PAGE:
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Parenthood in French law and filiation

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  1. Introduction.
  2. The legal filiations.
    1. Definition.
    2. How to prove the legal filiations in French law?
    3. Presumption of fatherhood of the husband.
    4. The parental authority.
  3. The natural filiations.
    1. Natural filiations by recognition.
    2. Natural filiations by a judicial decision.
    3. Consequences of the establishment of natural filiations.
    4. The rights of a child without a natural filiations.
  4. The adoptive filiations.
    1. The simple adoption.
    2. The plenary adoption.
  5. Conclusion.
  6. Bibliography.

The purpose of this paper is first to understand French parenthood, namely the way to be the legal father or mother of a child. Investigating further, we will see whether the current legislation is modern enough or not, which will be our main question. Indeed, some scholars and politicians think that all of the French family laws have to be reformed because it takes its roots from the civil code of Napoleon from 1804 and therefore is too old . However, it is obvious that since 1804 French family law underwent various reforms. Filiation is the kinship relation between an individual and the individual's progenitors ; the legal tie between a child and his parents. French law has three kinds of filiations first of which is the legal filiations ("filiations légitime"), followed by the natural filiations (?filiations naturelle?) and finally the adoptive filiations (?filiations adoptive?). However, one has to keep in mind that it does not really matter whether the child is born in wedlock or not. Indeed, all the children are equal. Discrimination between legal and natural children has been officially abolished since the condemnation of France by the European Court of Human Rights.

[...] This might lead to strange and not acceptable situations, but the French law is thus! Indeed, the child might have two fathers: first the husband of his mother and the man who recognized him or the man found after the research of fatherhood. Because of this kind of case-law, the civil code gives the right to the judge to determine which one is the most credible father[13]. The second way to dispute the presumption of paternity, when the child does not have the ?possession d'état? is by interpreting article 322 of the civil code from a contrary position[14]. [...]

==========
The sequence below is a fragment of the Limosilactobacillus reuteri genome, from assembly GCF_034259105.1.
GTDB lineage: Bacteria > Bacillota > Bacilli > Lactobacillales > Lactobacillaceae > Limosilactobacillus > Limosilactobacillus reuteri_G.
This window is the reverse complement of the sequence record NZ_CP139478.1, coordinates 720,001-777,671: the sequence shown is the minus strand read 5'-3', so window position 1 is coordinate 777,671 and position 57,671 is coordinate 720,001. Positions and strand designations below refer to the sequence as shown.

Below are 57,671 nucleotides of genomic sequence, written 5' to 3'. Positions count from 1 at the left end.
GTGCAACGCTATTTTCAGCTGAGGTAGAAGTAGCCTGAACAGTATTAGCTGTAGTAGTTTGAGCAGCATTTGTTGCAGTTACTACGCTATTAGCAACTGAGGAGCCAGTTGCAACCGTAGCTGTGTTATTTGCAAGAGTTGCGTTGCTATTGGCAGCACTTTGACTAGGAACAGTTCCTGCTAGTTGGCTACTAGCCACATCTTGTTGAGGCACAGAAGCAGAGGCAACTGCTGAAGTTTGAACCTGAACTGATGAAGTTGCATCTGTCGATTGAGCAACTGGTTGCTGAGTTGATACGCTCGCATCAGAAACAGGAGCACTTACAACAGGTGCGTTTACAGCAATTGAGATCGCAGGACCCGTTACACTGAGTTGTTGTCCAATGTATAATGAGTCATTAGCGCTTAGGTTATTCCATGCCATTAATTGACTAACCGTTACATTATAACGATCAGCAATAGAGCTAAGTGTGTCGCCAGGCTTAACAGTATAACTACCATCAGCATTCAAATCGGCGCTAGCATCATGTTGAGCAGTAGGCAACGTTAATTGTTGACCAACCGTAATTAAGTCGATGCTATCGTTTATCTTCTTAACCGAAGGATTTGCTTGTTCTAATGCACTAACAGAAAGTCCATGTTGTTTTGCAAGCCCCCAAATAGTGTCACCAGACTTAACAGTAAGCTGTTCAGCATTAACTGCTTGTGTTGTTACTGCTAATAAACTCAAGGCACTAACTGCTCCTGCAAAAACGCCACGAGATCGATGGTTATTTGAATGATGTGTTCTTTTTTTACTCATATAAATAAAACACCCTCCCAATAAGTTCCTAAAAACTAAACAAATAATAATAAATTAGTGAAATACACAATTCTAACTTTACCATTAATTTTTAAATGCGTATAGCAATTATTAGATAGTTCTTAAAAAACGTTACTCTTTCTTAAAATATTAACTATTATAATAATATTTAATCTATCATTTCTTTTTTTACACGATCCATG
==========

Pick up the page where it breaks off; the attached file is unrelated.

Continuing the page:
[...] French law lays down the following presumption: a child is presumed to have been conceived during the period going from three hundreds days before his birth to one hundred and eighty days before this birth[5] How to prove the legal filiations in French law? The legal filiations can be proved by two ways in the French legislation. First of all, it can be proved by the title which is the birth certificate enrolled on the registry from the city hall. [...]


[...] Consequently, French law will not acknowledge such a reform in the next years. Another problem is that the French law always wants to help people whom it considers to be a ?victim?. For example in the case of the woman living alone with a natural child, it is considered that she is a victim. That is why she is allowed to sue a lot of men, whether he could be the father or not. Moreover, since a huge mistrial (called Procès d'Outreau?), population wants a reform of justice, especially juvenile justice and family law. [...]

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